The headliners of the Umbrella Music Festival come out to play on the nights the music returns to its standard haunts. The performances on those three days focus on established local groups mixed in with visiting players who have had a profound influence on the Chicago improvised music scene. This was particularly the case at Elastic Arts on the third night for three sets of saxophone-centered music. Beginning with one of Chicago’s most thrilling groups, the Nick Mazzarella Trio (Mazzarella on alto saxophone, Anton Hatwich on bass, and Frank Rosaly on drums) set a high standard for energy and polish. Mazzarella channels both the vocal qualities of Ornette Coleman’s alto playing as well as the excitement that made those 1960s Coleman trios so vital. This was followed by a solo set of John Butcher on tenor and soprano saxophones. Butcher is a creative technician of the highest order who builds a sound out of extended techniques–especially circular breathing and multiphonics–to realize a colorful line. The evening then concluded with the Tim Berne Trio (Berne on saxophones, Devin Hoff on bass, and Ches Smith on drums) playing a single, long-form work that owed as much to progressive rock as free jazz. They were three outstanding players that immediately locked in and navigated the rough edges of Berne’s composition.
The fourth day brought the highly anticipated performance of the Odean Pope Quartet with special guest Marshall Allen. Pope and Allen are veterans with the deepest musical roots and chops of the festival. The 87-year-young Marshall Allen plays a blistering alto saxophone with more fire than just about anyone. The opportunity to hear the current leader of the Sun Ra Arkestra playing with a rhythm section of Lee Smith on bass and Craig McIver on drums was one of the great gifts of this year’s Umbrella Music Festival. Their set mixed in pieces that allowed each player to be featured–including Marshall Allen’s unforgettable solo on the EVI (electronic voltage instrument)–with an expansive range of materials.
One of my favorite internet memes which ran across the jazz blogs a few years back consisted of platonic love letters written to drummer Matt Wilson (this one was one of my favorites). These were usually written by jazz musicians longing to play with him. He is an improviser’s ideal drummer and collaborator. He brings solid technical skills along with a generous dedication to the music and an enthusiasm that is hard to miss. The final evening of the Umbrella Music Festival began with a rare solo performance of Matt Wilson on a drum kit. Even as an unaccompanied soloist, his generosity and dedication to the music is clear. His music develops outward from an unhurried, steady groove that never fails to reveal the songs behind his solos. Wilson appears calm behind the kit, even as he is constantly in motion. He never resorts to flashy displays of technical prowess. The musicality of his playing is enough to earn one’s appreciation. It’s the ease with which he flips the snare drum over to play the bottom side like a washboard or scrapes it to sound like he’s scratching a vinyl record. It’s the spoken words he adds to the texture that reveals the poetic and rhythmic underpinnings of his solo. It’s the way he gently coaxes the audience into joining him on a few choruses of “I’ll Be There” by the Jackson Five or the way he renders a convincing version of a John Philip Sousa march. It’s the complete lack of self-indulgence that makes a full set of solo drum music so rewarding while inspiring love letters along the way.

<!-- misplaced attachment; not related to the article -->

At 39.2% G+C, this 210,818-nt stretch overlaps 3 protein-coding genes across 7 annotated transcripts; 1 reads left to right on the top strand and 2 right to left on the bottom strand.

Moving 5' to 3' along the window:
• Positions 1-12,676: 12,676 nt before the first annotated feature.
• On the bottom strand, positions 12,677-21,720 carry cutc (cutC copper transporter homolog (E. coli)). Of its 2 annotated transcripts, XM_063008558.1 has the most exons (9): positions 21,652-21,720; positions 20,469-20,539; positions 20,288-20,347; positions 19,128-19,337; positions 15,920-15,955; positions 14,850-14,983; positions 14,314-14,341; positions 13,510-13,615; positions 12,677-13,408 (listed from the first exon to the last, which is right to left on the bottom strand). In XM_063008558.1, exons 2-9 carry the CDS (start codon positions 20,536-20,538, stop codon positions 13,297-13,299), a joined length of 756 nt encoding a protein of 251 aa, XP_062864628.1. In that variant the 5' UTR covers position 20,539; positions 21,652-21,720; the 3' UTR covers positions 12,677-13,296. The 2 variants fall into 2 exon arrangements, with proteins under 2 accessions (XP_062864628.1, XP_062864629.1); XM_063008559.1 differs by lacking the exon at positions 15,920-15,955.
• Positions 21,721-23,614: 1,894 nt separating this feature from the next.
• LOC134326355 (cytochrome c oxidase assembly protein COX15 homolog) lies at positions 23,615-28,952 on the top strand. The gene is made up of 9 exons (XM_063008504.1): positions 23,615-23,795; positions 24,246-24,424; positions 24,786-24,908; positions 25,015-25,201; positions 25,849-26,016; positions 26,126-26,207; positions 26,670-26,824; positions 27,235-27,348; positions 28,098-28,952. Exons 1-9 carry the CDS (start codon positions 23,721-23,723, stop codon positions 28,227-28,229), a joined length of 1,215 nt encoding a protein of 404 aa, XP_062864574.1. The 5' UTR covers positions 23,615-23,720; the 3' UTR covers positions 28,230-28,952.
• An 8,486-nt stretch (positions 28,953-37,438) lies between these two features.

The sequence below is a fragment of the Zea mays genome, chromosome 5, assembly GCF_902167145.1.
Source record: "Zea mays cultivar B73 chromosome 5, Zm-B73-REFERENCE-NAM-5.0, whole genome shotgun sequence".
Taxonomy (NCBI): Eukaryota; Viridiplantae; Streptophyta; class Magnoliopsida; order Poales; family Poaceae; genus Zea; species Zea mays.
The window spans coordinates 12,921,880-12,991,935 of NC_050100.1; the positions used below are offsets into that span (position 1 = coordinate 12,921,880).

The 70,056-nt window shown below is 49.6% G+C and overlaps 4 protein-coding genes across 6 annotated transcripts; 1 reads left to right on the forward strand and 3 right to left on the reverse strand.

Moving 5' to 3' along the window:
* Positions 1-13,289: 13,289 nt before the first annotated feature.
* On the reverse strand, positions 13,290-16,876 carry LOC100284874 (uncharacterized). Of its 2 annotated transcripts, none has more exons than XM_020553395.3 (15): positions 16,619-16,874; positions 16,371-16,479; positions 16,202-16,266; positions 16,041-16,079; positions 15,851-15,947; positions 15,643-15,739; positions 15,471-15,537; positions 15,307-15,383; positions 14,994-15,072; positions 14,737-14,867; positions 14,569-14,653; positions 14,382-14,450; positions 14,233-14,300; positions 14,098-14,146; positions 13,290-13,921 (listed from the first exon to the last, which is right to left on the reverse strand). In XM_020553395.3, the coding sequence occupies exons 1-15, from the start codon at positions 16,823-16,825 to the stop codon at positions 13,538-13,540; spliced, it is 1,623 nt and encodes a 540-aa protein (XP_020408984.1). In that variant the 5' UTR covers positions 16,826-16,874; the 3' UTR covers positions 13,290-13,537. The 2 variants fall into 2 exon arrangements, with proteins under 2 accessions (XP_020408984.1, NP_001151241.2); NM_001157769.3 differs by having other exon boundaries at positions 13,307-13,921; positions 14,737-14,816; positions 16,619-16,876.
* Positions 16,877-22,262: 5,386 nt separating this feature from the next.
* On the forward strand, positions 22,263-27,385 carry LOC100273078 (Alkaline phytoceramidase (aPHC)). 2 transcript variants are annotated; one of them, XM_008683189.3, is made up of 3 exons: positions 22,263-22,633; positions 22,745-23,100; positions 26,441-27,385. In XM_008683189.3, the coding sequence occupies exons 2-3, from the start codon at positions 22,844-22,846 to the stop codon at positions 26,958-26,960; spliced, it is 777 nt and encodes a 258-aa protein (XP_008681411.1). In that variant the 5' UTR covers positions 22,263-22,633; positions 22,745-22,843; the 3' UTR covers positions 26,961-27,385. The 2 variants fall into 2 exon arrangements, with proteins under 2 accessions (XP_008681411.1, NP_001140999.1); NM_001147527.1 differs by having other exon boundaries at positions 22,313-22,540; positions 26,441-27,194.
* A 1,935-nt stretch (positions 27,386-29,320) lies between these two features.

The festival closed out on a sound at the crest of the next wave of jazz to come: the Mary Halvorson Quintet. The group of Mary Halvorson on guitar, Jonathan Finlayson on trumpet, Jon Irabagon on alto saxophone, Trevor Dunn on bass, and (again) Ches Smith on drums navigated a set of angular, unpredictable compositions that explore intricate arrangements without losing their swing. Halvorson’s music and her playing have become increasingly more confident over the past couple of years and she hit her stride early in this set. The aggressive and deliberately off-kilter energy of the rhythm section of Dunn and Smith is an ideal engine for Halvorson’s compositions as they dart wildly between varying densities of sound. The focal point of her music shifts rapidly between all the players in astonishingly creative ways. It was a fitting summary for a festival that encompasses and passionately promotes music that sprawls in multiple directions along many vibrant aesthetic lines.